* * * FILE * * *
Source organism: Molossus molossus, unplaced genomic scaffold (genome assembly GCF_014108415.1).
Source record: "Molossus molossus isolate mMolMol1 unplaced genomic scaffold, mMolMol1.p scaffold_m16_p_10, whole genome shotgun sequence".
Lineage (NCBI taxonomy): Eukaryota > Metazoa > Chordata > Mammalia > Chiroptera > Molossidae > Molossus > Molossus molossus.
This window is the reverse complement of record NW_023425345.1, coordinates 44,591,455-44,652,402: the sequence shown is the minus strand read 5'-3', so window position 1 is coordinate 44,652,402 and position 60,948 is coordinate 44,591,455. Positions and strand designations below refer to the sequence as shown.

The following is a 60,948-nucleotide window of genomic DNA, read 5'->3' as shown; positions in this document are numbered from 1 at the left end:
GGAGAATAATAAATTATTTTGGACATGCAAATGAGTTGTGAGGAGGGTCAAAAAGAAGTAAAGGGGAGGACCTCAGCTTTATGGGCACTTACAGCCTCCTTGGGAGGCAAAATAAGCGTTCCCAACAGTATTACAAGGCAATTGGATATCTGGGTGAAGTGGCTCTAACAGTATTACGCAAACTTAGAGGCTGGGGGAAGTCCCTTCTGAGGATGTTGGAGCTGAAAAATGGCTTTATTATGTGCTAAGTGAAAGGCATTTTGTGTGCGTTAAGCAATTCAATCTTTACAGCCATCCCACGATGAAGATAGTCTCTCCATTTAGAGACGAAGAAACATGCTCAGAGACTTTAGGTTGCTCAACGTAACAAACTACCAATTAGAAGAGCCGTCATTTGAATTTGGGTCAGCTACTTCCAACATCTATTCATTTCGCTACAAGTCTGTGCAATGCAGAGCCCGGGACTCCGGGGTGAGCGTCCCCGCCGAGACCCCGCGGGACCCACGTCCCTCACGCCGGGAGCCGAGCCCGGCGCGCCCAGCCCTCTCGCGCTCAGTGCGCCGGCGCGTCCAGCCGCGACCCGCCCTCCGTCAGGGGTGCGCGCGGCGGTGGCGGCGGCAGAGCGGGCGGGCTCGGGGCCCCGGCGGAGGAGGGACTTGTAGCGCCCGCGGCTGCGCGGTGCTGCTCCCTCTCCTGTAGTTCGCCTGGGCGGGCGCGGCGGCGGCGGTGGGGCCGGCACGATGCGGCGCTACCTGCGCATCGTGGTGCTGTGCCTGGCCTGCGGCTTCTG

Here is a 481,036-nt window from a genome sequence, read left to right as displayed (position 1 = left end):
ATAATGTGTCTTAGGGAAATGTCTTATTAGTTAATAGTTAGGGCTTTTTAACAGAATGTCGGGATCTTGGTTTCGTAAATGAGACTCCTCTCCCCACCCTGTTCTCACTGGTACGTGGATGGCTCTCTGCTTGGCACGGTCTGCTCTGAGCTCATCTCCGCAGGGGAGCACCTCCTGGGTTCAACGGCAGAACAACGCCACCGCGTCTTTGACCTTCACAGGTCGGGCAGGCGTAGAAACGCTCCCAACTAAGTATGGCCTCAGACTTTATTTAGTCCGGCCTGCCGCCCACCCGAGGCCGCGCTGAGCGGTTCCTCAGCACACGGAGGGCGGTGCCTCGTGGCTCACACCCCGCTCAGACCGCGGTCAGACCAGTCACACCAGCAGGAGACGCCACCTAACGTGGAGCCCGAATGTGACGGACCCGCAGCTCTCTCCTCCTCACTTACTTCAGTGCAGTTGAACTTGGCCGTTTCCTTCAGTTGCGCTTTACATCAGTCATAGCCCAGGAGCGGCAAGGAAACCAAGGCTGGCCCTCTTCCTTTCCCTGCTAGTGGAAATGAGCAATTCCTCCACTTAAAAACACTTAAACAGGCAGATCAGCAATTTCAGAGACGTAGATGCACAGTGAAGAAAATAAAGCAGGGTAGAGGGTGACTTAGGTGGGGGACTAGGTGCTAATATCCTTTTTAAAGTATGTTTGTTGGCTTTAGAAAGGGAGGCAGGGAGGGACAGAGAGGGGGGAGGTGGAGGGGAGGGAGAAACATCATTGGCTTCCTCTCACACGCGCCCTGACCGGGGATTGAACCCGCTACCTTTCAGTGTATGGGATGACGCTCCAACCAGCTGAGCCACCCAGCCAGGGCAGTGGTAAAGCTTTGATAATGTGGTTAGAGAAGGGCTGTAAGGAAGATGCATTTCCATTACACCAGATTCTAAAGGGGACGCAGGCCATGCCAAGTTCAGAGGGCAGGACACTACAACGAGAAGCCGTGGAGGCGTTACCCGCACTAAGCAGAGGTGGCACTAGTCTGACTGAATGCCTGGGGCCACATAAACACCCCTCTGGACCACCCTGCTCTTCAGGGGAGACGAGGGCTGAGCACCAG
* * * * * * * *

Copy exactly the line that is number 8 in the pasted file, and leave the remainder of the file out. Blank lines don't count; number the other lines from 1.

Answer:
ATAATGTGTCTTAGGGAAATGTCTTATTAGTTAATAGTTAGGGCTTTTTAACAGAATGTCGGGATCTTGGTTTCGTAAATGAGACTCCTCTCCCCACCCTGTTCTCACTGGTACGTGGATGGCTCTCTGCTTGGCACGGTCTGCTCTGAGCTCATCTCCGCAGGGGAGCACCTCCTGGGTTCAACGGCAGAACAACGCCACCGCGTCTTTGACCTTCACAGGTCGGGCAGGCGTAGAAACGCTCCCAACTAAGTATGGCCTCAGACTTTATTTAGTCCGGCCTGCCGCCCACCCGAGGCCGCGCTGAGCGGTTCCTCAGCACACGGAGGGCGGTGCCTCGTGGCTCACACCCCGCTCAGACCGCGGTCAGACCAGTCACACCAGCAGGAGACGCCACCTAACGTGGAGCCCGAATGTGACGGACCCGCAGCTCTCTCCTCCTCACTTACTTCAGTGCAGTTGAACTTGGCCGTTTCCTTCAGTTGCGCTTTACATCAGTCATAGCCCAGGAGCGGCAAGGAAACCAAGGCTGGCCCTCTTCCTTTCCCTGCTAGTGGAAATGAGCAATTCCTCCACTTAAAAACACTTAAACAGGCAGATCAGCAATTTCAGAGACGTAGATGCACAGTGAAGAAAATAAAGCAGGGTAGAGGGTGACTTAGGTGGGGGACTAGGTGCTAATATCCTTTTTAAAGTATGTTTGTTGGCTTTAGAAAGGGAGGCAGGGAGGGACAGAGAGGGGGGAGGTGGAGGGGAGGGAGAAACATCATTGGCTTCCTCTCACACGCGCCCTGACCGGGGATTGAACCCGCTACCTTTCAGTGTATGGGATGACGCTCCAACCAGCTGAGCCACCCAGCCAGGGCAGTGGTAAAGCTTTGATAATGTGGTTAGAGAAGGGCTGTAAGGAAGATGCATTTCCATTACACCAGATTCTAAAGGGGACGCAGGCCATGCCAAGTTCAGAGGGCAGGACACTACAACGAGAAGCCGTGGAGGCGTTACCCGCACTAAGCAGAGGTGGCACTAGTCTGACTGAATGCCTGGGGCCACATAAACACCCCTCTGGACCACCCTGCTCTTCAGGGGAGACGAGGGCTGAGCACCAG